TALLAHASSEE (CBS4)- Gov. Rick Scott said Friday that he would support making personal injury protection auto insurance coverage, or PIP, optional.
Scott made the remarks during a radio interview Friday, and a spokesman confirmed that Scott would support doing away with Florida’s requirement that motorists carry PIP coverage.READ MORE: Dates For Formula 1 Grand Prix In Miami Gardens Confirmed For May 6-8, 2022
“He said he supports the idea of making PIP an option,” said the spokesman, Lane Wright. “Gov. Scott has always stressed the importance of having choice, when it comes to insurance.”
Wright said the administration hadn’t drafted any legislation, that Scott was merely stating a position on the requirement. PIP has been a subject of ire for insurers for years because of heavy amounts of fraud.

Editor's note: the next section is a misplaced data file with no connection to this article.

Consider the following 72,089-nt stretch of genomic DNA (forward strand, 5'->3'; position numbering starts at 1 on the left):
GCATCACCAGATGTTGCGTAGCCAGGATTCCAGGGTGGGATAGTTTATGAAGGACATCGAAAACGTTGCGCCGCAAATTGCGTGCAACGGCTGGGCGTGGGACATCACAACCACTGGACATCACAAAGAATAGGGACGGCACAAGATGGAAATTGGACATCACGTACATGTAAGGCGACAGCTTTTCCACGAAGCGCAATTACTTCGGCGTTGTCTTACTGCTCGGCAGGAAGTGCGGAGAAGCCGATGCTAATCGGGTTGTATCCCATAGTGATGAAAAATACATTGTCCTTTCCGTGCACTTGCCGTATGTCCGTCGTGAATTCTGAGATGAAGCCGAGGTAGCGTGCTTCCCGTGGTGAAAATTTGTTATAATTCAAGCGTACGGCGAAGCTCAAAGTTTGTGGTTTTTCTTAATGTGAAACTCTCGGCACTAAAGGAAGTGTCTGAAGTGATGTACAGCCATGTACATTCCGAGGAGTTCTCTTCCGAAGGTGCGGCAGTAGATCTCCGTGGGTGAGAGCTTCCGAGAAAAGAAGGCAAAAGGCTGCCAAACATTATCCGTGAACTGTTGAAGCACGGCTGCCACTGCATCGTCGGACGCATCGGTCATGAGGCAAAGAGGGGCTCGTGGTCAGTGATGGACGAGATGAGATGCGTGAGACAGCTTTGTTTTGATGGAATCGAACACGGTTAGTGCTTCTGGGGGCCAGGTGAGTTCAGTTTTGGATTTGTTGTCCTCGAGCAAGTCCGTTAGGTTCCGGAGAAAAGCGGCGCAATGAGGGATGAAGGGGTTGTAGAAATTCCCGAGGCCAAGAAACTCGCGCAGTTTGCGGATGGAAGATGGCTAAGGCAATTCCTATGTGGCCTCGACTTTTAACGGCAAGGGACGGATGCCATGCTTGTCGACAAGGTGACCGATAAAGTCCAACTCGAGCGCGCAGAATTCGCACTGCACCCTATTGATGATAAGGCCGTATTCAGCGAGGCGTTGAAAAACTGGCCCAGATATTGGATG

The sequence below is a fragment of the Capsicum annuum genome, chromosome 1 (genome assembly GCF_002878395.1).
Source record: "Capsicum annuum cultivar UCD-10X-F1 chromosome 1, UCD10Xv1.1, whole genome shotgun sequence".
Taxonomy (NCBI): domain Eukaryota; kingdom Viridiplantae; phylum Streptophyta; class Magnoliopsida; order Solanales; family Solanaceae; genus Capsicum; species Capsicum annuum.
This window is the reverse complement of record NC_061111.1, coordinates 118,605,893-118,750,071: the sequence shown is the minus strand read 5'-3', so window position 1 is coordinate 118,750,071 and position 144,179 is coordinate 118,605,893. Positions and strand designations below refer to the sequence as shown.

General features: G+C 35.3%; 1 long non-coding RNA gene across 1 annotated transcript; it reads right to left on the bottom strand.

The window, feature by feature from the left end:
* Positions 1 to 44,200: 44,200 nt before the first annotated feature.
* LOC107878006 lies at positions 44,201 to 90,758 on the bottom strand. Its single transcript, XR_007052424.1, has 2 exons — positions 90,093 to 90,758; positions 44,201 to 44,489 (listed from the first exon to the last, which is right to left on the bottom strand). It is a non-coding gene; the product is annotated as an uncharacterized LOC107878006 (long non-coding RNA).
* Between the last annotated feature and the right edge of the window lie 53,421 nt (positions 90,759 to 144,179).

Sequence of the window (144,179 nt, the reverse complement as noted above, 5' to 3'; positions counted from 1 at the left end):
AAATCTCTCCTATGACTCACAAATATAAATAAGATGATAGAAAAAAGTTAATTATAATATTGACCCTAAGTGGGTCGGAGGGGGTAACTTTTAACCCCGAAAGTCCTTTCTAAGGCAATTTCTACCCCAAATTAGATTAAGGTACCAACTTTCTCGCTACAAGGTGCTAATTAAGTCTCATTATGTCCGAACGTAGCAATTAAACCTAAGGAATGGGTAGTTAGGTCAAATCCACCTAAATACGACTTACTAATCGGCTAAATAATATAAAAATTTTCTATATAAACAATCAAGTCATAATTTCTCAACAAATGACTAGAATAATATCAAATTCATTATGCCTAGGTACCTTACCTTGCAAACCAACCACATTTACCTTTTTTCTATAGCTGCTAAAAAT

Florida law currently requires every motorist to carry $10,000 worth of PIP coverage to cover their medical costs if they’re in an accident. A motorist’s insurance company pays the medical bills for that motorist out of the PIP coverage no matter who is at fault in the accident, an arrangement known as a no-fault law.READ MORE: Miami Beach Police Host Bone Marrow Registry Drive, Hope To Give Someone The 'Gift Of Life'
Sam Miller, a spokesman for the industry group Florida Insurance Council, said he couldn’t comment in detail without a detailed proposal, but that in general insurers would welcome changes.
“We have to do something, because the fraud is out of control,” Miller said. “If the governor wants that to be part of the mix, we would look at the details. It’s good that the governor is getting involved in the debate.”
Insurers expect that auto insurance is likely to be a major issue for legislators in the coming year after a few years of focus on property insurance reforms.MORE NEWS: Surfside Families Push For Permanent Memorial At Site Of Condo Collapse
(©2011 CBS Local Media, a division of CBS Radio Inc. All rights reserved. This material may not be published, broadcast, rewritten, or redistributed. The News Service of Florida contributed to this report.)